Photographs by John Salmon. You may use the images without prior permission for any scholarly or educational purpose as long as you (1) credit John Salmon and (2) link your document to this URL in a web document or cite the Victorian Web in a print one. Click on the images to enlarge them.
St Mary, Stoke Newington, and its north porch. This handsome Grade II* listed parish church was designed by George Gilbert Scott, when the older parish church opposite (also called St Mary's) proved inadequate. It was consecrated in 1858, but the tower and spire were added only in 1890, when Scott's son, John Oldrid Scott, completed the church, also adding a vestry to the north east — where there have been some more recent additions. The church, built of coursed rubble with stone dressings, was repaired after the war (see listing text). It stands near the western end of Church Street.
Looking east, showing the beautifully carved backs of the pews, the richly carved foliate capitals, and the organ and pulpit on the south.
Left: Closer view of the chancel (typically larger, post-Pugin) with the side chapels at the end of each aisle. Right: Looking west, showing the vault over the crossing with the strutted timber roof over the nave.
Looking west from the chancel, showing the intricate wood carving in the choir and the angel carving along the intradoses or inside arches of the the stone arcading.
The contrast between the old and new St Mary's is striking, the older church being a sixteenth-century rebuild of a medieval one, a "small homely building of brick," still with something of the air of a rural church (it adjoins Clissold Park) while this newer one represents "the ambition of a rising London suburb" in the mid-Victorian period (Cherry and Pevsner 534). Even though Charles Barry worked on the older church in the late 1820s, and added most of the furnishings then, including the pulpit, he did so tactfully, so the interior harmonises well with the exterior. It is quaint rather than grand. Scott's St Mary's, on the other hand, is grand both in scale and detail, "a very spacious and handsome structure ... in the Early Decorated style" (Walford 533). Built to seat a congregation of 1,300, it was noted in the press at the time as "one of the largest churches which have been erected during the last half century in the diocese of London" ("Church").
Left to right: (a) The organ, in the south transept. (b) The pulpit, just in front of and to the south of the chancel. (c) The font.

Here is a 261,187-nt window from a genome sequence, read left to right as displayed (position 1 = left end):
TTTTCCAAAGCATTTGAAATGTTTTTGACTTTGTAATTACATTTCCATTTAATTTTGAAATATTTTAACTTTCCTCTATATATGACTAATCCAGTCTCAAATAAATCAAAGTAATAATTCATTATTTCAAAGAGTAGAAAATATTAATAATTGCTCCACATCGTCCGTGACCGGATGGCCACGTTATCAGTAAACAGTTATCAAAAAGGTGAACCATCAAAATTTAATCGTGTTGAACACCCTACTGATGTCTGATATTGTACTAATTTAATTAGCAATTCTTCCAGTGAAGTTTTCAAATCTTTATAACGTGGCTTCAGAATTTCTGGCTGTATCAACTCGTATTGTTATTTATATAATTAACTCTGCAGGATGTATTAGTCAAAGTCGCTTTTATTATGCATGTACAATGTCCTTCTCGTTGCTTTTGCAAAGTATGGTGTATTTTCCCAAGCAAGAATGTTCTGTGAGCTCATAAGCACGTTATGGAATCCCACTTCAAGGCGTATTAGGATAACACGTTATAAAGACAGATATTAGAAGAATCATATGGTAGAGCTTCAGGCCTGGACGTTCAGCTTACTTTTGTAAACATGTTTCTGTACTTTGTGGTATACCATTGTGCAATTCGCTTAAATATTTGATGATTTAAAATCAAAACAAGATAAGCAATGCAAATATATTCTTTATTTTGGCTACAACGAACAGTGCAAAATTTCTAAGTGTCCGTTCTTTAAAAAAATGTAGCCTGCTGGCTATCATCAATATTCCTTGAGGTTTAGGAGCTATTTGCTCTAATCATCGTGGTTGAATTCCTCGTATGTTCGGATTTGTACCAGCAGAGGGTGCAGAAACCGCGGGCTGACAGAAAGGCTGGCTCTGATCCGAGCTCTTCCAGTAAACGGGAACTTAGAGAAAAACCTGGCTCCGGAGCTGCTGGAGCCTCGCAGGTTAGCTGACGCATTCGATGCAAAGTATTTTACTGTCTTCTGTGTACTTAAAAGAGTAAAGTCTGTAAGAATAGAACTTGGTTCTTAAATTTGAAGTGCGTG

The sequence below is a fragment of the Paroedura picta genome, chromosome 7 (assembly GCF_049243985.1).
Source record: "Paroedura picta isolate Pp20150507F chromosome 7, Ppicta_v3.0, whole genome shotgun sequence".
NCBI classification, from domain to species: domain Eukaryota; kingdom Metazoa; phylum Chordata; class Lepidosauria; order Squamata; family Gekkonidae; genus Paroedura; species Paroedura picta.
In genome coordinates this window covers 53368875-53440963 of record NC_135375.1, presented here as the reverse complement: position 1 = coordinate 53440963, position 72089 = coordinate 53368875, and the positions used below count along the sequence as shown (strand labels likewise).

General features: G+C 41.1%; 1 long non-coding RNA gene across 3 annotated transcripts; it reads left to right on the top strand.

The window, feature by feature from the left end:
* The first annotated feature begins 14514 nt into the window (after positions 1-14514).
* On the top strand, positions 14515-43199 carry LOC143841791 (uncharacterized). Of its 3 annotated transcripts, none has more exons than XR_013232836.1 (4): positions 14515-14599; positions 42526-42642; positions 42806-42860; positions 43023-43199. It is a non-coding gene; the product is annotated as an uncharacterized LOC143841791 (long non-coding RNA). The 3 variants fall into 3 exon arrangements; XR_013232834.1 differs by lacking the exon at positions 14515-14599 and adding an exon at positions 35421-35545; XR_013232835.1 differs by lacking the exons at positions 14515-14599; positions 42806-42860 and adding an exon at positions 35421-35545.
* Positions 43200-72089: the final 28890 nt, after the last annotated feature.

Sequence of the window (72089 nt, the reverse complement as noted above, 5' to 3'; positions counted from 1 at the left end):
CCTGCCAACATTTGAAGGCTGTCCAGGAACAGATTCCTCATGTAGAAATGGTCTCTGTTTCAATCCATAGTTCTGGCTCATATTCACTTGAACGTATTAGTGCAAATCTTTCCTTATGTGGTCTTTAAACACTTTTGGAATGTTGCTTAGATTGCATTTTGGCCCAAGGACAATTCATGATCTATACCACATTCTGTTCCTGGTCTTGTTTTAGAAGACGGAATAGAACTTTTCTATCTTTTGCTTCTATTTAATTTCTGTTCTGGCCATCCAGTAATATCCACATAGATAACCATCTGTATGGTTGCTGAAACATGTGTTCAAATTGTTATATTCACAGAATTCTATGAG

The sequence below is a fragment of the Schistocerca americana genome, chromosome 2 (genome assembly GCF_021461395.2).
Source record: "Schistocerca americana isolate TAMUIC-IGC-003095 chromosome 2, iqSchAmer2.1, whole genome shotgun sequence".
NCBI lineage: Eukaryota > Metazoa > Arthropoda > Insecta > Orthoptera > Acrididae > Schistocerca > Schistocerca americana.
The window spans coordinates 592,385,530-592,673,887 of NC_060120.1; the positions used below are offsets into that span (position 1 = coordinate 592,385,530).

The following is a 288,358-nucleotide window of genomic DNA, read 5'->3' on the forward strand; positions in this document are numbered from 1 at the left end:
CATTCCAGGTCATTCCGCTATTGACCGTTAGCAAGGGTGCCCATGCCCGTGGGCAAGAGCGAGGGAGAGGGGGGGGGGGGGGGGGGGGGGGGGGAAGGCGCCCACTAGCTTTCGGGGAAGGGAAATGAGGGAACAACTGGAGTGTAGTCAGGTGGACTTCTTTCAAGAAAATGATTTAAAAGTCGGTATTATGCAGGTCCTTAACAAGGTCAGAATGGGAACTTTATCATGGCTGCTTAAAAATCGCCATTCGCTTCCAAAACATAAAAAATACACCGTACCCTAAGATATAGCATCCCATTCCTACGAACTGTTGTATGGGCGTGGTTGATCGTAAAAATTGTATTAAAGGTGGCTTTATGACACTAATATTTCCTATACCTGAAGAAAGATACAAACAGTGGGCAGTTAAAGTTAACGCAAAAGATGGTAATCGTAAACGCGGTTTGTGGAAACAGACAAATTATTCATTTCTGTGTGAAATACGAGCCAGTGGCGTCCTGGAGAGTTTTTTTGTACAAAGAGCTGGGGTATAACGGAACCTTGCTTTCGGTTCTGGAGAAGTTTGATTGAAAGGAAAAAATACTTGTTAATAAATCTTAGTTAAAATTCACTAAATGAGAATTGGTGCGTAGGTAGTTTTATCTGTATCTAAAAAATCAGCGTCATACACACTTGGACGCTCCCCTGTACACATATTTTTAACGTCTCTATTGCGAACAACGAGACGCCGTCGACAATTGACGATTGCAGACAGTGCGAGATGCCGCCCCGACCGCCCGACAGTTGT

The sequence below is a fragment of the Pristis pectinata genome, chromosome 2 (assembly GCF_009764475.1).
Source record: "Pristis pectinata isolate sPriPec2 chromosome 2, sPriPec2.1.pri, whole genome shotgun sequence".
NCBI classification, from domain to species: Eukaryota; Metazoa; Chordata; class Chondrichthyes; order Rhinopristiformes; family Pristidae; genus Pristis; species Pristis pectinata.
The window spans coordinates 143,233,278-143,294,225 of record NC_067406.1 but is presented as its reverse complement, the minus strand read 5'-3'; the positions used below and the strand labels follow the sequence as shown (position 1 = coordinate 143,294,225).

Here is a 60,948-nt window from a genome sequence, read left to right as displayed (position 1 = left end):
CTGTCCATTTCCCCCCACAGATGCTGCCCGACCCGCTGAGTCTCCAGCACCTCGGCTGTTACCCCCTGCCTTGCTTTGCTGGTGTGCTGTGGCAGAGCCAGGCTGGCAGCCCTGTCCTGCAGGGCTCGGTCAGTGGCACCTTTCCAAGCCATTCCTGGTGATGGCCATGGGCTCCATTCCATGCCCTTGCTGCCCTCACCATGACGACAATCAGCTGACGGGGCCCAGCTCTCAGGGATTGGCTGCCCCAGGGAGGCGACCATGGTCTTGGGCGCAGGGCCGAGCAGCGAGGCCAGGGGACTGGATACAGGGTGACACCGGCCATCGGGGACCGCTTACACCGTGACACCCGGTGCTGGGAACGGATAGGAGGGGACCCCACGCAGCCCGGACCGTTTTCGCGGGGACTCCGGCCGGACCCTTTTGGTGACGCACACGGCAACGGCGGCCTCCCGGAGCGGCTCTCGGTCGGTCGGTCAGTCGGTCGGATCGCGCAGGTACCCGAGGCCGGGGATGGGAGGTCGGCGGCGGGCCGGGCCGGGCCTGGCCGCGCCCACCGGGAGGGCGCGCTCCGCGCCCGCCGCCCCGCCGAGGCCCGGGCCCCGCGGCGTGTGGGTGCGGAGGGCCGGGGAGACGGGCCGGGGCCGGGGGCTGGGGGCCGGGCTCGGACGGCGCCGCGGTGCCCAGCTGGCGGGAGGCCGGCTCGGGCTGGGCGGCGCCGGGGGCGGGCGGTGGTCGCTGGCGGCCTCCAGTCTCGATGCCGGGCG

Scott made sure the church had impressive fittings to match. Its fittings and fixtures demonstrate the best craftsmanship of the time. Edward Walford picks out not only "the capitals of the pillars of the nave ... with varieties of English foliage in bold relief," but also the organ and the pulpit, the latter with reliefs of the heads of Jesus and the four Evangelists, saying they were "much admired" (533). The organ was from the highly reputed firm of Gray & Davison, 1858 (see Thistlethwaite 291), and the font should be mentioned too: it is a circular one, also of 1858, "having figures of angels from the chisel of the younger Westmacott" (Bumpus 134).
"The interior is enriched with an elaborate reredos, representing the 'Last Supper'" (Walford 533). This dates from 1908, and shows the Last Supper within arcading.
The listing text sums up the interior nicely: "Internally, this is a lavish church, with careful consideration given to the stone carving on the arcade and in the chancel and to the sumptuous font, altar-piece and pulpit. The liturgical and historical tastes of the Ecclesiologist Movement, which emphasised the beauty and glory of C14 religious buildings, are manifest in its architecture."
Bumpus, John Skelton. A Dictionary of Ecclesiastical Terms. London: T Werner Laurie, 1910. Internet Archive. Contributed by Robarts Library, University of Toronto. Web. 26 May 2015.
Cherry, Bridget, and Nikolaus Pevsner. London 4: North (Buildings of England series). New Haven and London: Yale University Press, 1998.
"Church." The Blackburn Standard (Blackburn, England). 7 July 1858; Issue 1223. 19th Century British Library Newspapers: Part II. Web. 26 May 2015.
"List Entry" (for the "[New] Church of St Mary"). Historic England. Web. 26 May 2015.
Thistlethwaite, Nicholas. The Making of the Victorian Organ. Cambridge: Cambridge University Press, 1999.
Walford, Edward. Old and New London: The northern suburbs: Stoke Newington and Stamford Hill. New revised ed. London: Cassell, n.d. Internet Archive. Contributed by Robarts Library, University of Toronto. Web. 26 May 2015.
Created 2 June 2015